About Fall Creek Falls
Fall Creek Falls was one of those waterfalls that started to get some notoriety in recent years, but in the past, it was more of a a fun rappel for canyoneers due to its multi-drop characteristic.
That said, we didn’t need to do any technical rappeling or abseiling to really experience this seasonal waterfall, but it did require a bit of an adventure.
We noticed from our visit that Fall Creek plunged at least three (maybe four) times, which was easily viewable from across the Big Tujunga Canyon (more on this in the trail description below).
According to the USFS 2016 topo layer map on Gaia GPS, it appeared that the overall height over these lower tiers was on the order of about 230ft (though I’m sure there are probably more tiers further upstream).
In any case, this wasn’t the first waterfall that had the apparent redundant name of Fall Creek Falls, but upon chatting with a person who explores this area quite a bit, he did offer up the very sensible explanation.
You see, upon witnessing how there was a plethora of autumn colors persisting all over Big Tujunga Canyon during our January 2022 visit, it made sense that the “fall” in the name Fall Creek pertained to the fall colors!
Therefore, it’s not “Falls Creek” as I had initially thought, but it could very well be the singular form which pertains to the apparent persistence of the autumn season here.
Timing Fall Creek Falls
Like many waterfalls in the Big Tujunga Canyon area, which happens to be in a somewhat drier part of the San Gabriel Mountains, Fall Creek Falls does not have perennial flow.
In fact, on our visit to this waterfall in early January 2022 was barely a week after the last of some heavy rain storms have passed in late December.
However, the local who I chatted with said that the waterfall was already in low flow, and that it probably only has 3-4 weeks left before it can barely be seen.
I’m thinking that it’s this short season combined with the rougher, hazard-filled scrambling and hiking to reach its base that that makes Fall Creek Falls less popular than its more popular counterparts like Trail Canyon Falls.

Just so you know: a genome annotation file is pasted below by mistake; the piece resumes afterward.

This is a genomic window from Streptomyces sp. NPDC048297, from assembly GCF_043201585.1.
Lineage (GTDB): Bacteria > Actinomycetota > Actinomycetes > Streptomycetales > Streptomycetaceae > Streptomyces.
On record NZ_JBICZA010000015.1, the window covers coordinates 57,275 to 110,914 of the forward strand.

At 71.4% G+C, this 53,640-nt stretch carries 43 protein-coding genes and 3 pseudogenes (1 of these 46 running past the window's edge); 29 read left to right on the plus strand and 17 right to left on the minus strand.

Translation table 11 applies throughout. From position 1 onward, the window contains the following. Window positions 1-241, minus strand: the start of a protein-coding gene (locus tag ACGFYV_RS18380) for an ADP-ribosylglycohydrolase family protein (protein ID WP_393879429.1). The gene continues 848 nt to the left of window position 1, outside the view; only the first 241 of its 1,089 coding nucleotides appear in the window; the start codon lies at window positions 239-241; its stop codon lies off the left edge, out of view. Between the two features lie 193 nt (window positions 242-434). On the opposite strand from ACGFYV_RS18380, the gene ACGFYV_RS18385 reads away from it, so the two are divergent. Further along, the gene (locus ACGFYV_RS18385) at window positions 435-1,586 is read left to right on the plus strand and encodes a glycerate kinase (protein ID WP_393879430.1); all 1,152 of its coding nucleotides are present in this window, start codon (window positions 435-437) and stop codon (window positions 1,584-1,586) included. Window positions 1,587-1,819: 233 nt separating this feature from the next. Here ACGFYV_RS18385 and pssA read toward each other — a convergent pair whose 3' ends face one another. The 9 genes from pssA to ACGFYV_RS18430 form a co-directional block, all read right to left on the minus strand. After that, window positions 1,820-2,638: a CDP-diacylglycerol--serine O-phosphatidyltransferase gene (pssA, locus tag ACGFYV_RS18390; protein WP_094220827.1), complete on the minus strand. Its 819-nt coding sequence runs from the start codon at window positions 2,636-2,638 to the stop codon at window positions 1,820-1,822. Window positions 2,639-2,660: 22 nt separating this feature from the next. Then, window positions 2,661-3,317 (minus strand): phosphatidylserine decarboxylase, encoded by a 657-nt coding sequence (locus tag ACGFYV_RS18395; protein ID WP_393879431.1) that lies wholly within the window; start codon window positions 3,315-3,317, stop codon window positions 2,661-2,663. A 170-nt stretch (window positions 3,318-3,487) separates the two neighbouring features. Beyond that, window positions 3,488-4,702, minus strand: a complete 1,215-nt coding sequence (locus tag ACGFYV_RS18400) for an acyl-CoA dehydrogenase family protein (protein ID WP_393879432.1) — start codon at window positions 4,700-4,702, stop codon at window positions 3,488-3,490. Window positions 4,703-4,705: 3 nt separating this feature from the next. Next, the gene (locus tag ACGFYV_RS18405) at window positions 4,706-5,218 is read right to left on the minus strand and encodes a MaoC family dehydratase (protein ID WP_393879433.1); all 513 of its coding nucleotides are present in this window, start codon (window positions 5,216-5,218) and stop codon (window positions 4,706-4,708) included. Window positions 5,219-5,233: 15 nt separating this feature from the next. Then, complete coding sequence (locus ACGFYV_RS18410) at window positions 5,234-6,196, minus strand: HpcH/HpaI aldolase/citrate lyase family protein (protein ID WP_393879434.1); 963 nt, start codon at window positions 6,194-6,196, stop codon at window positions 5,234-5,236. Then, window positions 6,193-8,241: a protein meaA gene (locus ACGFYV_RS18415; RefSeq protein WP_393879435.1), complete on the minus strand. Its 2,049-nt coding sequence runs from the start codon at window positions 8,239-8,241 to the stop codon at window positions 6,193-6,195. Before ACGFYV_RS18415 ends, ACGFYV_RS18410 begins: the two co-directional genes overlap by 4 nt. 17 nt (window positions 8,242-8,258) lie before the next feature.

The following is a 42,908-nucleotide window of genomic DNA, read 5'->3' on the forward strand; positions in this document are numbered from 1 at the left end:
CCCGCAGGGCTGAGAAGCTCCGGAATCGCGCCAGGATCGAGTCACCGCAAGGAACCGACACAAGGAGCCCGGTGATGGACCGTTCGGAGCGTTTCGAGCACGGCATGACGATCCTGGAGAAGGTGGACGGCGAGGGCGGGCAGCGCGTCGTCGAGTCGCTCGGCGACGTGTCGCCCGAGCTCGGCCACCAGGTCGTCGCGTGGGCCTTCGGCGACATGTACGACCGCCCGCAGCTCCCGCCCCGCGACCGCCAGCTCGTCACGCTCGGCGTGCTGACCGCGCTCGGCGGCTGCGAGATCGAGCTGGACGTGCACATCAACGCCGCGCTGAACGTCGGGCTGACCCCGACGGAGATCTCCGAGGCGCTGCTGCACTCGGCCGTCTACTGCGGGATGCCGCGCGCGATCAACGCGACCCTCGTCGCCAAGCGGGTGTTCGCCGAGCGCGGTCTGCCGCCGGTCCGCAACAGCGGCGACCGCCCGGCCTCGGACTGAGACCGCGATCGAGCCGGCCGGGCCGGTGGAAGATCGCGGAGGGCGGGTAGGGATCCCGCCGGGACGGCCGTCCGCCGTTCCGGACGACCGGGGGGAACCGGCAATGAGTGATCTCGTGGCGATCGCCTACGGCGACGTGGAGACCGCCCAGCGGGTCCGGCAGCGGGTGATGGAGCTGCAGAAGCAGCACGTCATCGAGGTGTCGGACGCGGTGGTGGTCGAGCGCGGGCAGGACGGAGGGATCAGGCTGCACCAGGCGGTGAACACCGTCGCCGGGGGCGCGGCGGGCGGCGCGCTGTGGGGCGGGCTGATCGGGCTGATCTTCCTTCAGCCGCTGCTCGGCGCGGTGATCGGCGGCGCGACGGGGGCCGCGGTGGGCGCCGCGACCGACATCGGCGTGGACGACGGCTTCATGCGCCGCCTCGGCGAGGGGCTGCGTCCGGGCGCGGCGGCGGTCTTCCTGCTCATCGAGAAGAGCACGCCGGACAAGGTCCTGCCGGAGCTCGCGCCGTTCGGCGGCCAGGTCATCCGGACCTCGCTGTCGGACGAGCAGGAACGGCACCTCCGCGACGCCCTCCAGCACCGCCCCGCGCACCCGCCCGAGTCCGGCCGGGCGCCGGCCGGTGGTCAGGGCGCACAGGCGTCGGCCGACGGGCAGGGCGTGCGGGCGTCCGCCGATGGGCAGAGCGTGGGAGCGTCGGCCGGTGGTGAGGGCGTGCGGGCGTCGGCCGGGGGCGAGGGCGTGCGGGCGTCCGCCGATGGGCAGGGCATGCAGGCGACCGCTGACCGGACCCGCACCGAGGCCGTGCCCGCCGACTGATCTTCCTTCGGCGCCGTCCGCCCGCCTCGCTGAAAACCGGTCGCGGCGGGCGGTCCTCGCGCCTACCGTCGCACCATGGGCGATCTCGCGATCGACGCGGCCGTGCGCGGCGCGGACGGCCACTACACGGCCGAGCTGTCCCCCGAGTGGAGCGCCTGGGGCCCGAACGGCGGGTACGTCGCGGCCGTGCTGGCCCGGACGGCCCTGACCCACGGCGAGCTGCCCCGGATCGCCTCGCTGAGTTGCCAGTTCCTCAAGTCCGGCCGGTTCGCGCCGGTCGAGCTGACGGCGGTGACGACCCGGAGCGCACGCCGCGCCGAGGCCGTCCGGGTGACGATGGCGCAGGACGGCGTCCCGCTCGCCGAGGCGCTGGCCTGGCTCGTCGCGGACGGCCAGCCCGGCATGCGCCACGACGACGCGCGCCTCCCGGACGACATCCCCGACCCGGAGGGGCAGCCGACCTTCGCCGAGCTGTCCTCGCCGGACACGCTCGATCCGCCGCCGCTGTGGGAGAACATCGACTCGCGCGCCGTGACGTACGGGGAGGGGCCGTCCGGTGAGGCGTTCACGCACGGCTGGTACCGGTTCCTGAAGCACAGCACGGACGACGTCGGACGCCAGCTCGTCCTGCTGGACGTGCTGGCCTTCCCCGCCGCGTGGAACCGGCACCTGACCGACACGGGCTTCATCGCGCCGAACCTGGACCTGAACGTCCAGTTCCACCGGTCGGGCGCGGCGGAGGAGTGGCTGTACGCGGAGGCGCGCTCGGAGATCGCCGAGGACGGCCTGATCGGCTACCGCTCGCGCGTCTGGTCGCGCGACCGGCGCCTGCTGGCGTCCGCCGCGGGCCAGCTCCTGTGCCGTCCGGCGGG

Further exacerbating its obscurity, perhaps mislabeled crowd-sourced point-of-interest pins on Google Maps (like one that incorrectly this waterfall Josephine Creek Falls) misled people as well.
Fall Creek Falls Hiking Summary
The hike to Fall Creek Falls consists of two main parts…
- Fall Creek Road
- The Canyon Floor Scramble
According to my GPS logs the overall hike is on the order of 5 miles round-trip with about 600ft of elevation loss (so it’s an upside down hike).
That said, it could be shorter by a few tenths of a mile because there was a bit of pathfinding on this hike.
We wound up spending about 4.5 hours away from the car, but had we been better prepared, it could be less than 4 hours in total.
For the Fall Creek Road part, it’s a pretty straightforward hike on a fire road for 2 miles (4 miles round-trip) as it descends into Big Tujunga Canyon.
Towards the latter part of this stretch, we’re able to witness most of the drops of Fall Creek Falls across the canyon.
However, in order to reach the bottom of the waterfall (so we could interact with it), we have to go on a bit of a rough scramble within the canyon.
This involves crossing the Big Tujunga Creek multiple times while also being exposed to poison oak as well as getting poked by desert vegetation like yucca.